Counseling services should help students, not hurt them

By Editorial Board

How can students feel safe at Columbia if therapy dogs in the library seem more helpful than counseling services?

As reported on Page 24, two students who alleged they were sexually assaulted on campus tried to get help from the Title IX and Counseling Services Offices, but inadequate care by the college only made their situations worse.

It is deeply troubling that two students who had already faced harrowing personal trauma could be further hurt by the institution meant to protect them,  but it is even more unsettling that their accounts are part of a problem students have been uneasy about for years.

The college advertises 12 free counseling sessions each academic year, but just because these sessions may not come with a monetary cost does not mean they cannot take an emotional toll when services are neither adequate nor accessible.

According to the counseling center’s website, most students should expect to hear from a therapist 24 hours after an initial 15-minute phone consultation, but one student claimed she waited weeks before having a session at the center. For many who have sought therapy services at the college, that is not hard to believe. Long wait times have plagued counseling services for years, even as far back as 2013, as The Chronicle reported in that year’s March 3 issue. A reported 50 students were waitlisted during the previous fall semester. 

Approximately one in five college students is diagnosed with a mental illness, according to an October 2016 study in Cambridge University’s Journal of Psychological Medicine. The psychiatric wellness of college students continues to be a pressing issue nationwide, and it is a problem that equally affects Columbia’s student body.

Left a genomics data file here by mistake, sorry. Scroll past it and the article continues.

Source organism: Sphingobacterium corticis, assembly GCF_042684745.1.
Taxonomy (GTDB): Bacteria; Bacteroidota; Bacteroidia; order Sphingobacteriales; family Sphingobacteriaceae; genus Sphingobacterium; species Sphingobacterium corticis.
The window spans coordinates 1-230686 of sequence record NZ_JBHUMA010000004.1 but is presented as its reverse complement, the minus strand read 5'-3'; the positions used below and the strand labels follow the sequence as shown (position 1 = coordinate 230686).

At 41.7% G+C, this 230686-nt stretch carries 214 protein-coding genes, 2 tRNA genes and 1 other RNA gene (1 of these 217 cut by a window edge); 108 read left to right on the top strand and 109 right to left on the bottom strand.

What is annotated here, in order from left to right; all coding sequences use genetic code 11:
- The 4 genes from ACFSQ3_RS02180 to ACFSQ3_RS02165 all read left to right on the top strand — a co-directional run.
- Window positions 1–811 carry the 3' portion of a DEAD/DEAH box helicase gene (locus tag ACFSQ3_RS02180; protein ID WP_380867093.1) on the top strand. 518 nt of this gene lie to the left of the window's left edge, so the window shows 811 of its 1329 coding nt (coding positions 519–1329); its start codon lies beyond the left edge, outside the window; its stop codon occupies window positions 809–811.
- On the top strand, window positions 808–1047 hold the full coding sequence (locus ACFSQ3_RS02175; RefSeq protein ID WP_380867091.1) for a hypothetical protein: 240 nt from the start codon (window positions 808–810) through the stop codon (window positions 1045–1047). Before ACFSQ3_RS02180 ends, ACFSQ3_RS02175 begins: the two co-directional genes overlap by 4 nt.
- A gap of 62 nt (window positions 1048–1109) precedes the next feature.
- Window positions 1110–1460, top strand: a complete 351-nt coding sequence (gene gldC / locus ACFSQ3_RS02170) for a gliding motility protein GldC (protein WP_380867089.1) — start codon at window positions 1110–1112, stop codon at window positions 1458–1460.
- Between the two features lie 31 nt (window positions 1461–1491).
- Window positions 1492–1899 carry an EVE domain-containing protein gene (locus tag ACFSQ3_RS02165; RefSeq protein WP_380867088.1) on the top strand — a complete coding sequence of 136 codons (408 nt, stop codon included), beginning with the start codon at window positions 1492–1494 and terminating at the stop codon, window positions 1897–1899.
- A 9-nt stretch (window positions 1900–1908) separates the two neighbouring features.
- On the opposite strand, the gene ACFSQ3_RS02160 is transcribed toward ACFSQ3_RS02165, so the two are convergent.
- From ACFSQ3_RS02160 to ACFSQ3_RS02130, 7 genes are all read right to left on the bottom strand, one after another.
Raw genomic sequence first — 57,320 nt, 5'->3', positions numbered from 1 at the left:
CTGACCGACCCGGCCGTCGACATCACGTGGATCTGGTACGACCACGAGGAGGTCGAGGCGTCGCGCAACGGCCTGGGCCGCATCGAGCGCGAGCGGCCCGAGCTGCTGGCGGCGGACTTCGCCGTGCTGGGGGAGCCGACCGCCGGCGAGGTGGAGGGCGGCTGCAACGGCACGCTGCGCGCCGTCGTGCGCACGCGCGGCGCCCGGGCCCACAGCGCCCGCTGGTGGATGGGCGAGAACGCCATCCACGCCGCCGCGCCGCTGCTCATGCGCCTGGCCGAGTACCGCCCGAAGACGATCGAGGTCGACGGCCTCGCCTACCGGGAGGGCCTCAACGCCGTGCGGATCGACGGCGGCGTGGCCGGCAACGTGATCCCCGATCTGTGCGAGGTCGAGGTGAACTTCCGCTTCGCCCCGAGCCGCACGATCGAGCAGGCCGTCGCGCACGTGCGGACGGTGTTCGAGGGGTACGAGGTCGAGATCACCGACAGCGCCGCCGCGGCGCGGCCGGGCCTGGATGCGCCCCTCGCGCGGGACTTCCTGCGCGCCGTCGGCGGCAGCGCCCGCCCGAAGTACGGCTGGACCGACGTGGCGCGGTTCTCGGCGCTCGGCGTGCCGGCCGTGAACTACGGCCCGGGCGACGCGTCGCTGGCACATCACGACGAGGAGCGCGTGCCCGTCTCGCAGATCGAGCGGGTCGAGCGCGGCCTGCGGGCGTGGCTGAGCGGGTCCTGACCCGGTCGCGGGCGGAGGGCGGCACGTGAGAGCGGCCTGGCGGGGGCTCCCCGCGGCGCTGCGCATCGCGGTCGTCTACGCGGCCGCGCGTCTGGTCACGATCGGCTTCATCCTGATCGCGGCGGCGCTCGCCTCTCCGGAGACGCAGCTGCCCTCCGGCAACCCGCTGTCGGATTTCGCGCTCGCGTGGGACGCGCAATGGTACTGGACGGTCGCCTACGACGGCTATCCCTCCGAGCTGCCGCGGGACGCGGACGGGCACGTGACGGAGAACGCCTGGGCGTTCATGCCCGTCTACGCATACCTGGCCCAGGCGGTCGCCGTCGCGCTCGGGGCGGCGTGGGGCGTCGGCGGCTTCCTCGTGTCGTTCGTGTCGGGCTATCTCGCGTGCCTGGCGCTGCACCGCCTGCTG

With a large number of students expected to experience mental health problems and the dangerous repercussions that can come with inadequate treatment, how can the college ensure students’ needs are met with only five full-time counselors?

Columbia students in need of counseling services are cornered into a situation in which they receive little to no support. They potentially have the option of waiting longer than is acceptable to see a counselor who may tell them not to even talk about their trauma, as a student claimed on Page 24, or could put themselves into further debt by seeking, or being told to seek, outside counseling that can cost hundreds of dollars per session. In either scenario, their mental health needs are not addressed and could be made worse by the stress such a difficult situation can cause.

The bare minimum of student needs cannot be met by the college. But it is an even greater affront that Columbia continues to brand itself as an accepting environment when putting such little effort into counseling services can push students with mental illness further into silence or wreak even more havoc on their mental wellness by causing an unnecessary amount of stress.

The least Columbia can do is be honest about what services it can offer. Rather than continuing to promote a false image of the college as accepting and accommodating, the college should not fool students into believing their needs can be met. If the college wants to provide adequate counseling services to students, then there should be a push to evaluate the school based on the quality of such resources.

If the counseling center continues to recommend students seek outside resources for services because therapists cannot meet demand, which already defeats the purpose of even having on-campus resources, then the college should actually work with city health organizations to bring down the burdensome cost of therapy sessions.

Academic responsibilities already put enough strain on many students’ mental health; the college should not add on to that stress.

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